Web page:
Explore the baking and culture of Europe: Norway
The Norwegian short summers, cold climate, limited areas of arable farmland and proximity of the sea have influenced traditions for food production, including bread, cakes and baking. There is a wide variety of traditional bread and cakes in Norway, and its said that Norwegians probably eat more bread than any other Europeans. Norwegian bread is typically made from wheat or rye flour. Many people are surprised to find that potato is also a common ingredient in some traditional Norwegian bread recipes, notably lefse.
De norske korte somre, kaldt klima, begrensede områder av dyrkbar jord og nærhet til havet har påvirket tradisjoner for matproduksjon, inkludert brød, kaker og baking. Det er et bredt utvalg av tradisjonelle brød og kaker i Norge, og det sies at nordmenn sannsynligvis spiser mer brød enn noen andre europeere.
Norsk brød er vanligvis laget av hvete eller rugmel. Mange er overrasket over å finne at potet er også en vanlig ingrediens i noen tradisjonelle norske oppskrifter, spesielt lefse.
Skolebrød er en favoritt blandt bade barna og voksne i Norge. Skolebrod bestar av en grunnbolle med vaniljekrem , melis og kokos.
Er det noe jeg alltid unner meg nar jeg er pa besok i Norge, sa er det ett skolebrod med ettermiddags kaffen!
Skolebrød is a favourite among both children and adults in Norway. Skolebrod is a small cake with vanilla cream, powdered sugar and coconut.
My special treat when I'm visiting Norway is skolebrød with afternoon coffee!
Lefse is a traditional soft, Norwegian flatbread made from potato, milk or cream and flour.
It’s cooked on a griddle with special long turning sticks and rolling pins. The most popular flavouring is to roll it up in butter, but it may be enjoyed with any sweet or savoury filling including fish.
Skillingsbolle or kanelbolle is the popular Norwegian cinnamon roll, a firm favourite with adults and children alike.
The dough is left to leaven slowly overnight and then spread with butter, sugar and cinnamon before being shaped and left to rise again.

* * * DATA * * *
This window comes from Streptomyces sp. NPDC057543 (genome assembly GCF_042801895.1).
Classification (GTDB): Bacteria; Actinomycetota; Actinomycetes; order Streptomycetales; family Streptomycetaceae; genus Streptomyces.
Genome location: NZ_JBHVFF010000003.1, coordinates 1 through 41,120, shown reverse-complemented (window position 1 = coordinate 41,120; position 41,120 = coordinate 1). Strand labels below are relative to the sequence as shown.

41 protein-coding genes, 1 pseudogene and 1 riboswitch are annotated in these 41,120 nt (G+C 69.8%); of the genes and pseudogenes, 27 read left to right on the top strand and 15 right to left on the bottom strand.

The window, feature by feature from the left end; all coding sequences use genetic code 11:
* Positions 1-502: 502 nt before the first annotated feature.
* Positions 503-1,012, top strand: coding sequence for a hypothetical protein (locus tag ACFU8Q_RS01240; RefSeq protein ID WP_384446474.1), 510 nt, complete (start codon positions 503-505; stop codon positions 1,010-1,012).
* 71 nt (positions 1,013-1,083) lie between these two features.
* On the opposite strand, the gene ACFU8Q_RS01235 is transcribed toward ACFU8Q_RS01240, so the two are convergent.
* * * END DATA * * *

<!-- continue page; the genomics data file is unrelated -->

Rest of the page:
Sebastian Kneipp, a German priest and doctor, was famous for his hydrotherapy cures. He also advocated the use of wholewheat flour in baking.
Norwegians probably consume more bread than most other Europeans, and the most popular type is the kneippbrod, named after Dr. Kneipp.
Skolebrød, literally translated as ‘schoolbread’, is a very popular treat for children’s school lunches or special outings.
These delicious cakes are filled with a rich vanilla cream and dipped in shredded coconut to provide the tasty topping.
Surdeigsbrød translates as soda bread.
Loff is a plain white loaf used for sandwiches, which may be open or closed.
Flatbrød translates literally as ‘flatbread’, a traditional unleavened bread enjoyed in Norway since the earliest times.
Its usually made from barley flour, although in some regions it may also include mashed potato. There are numerous variations today, but the secret is to roll it out as thinly as possible.
Grove rundstykker are multigrain rolls. They are often served at breakfast alongside many other varieties of bread and cereals.
Knekkebrød is Norwegian for the high fibre crispbreads, now found in supermarkets throughout Europe and North America, made by a wide range of manufacturers.
Crispbreads are typically made from rye flour and probably originated in Scandinavia about 500 years ago. They are popular amongst people looking for high fibre and low calorie diets.
Rugbrød is the wholesome and hearty Norwegian rye bread, a staple for every household.
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Originally published: Tuesday, 28th February 2012
Last updated on: Tuesday, 28th February 2012
- Body text - Creative-Commons: The Open University
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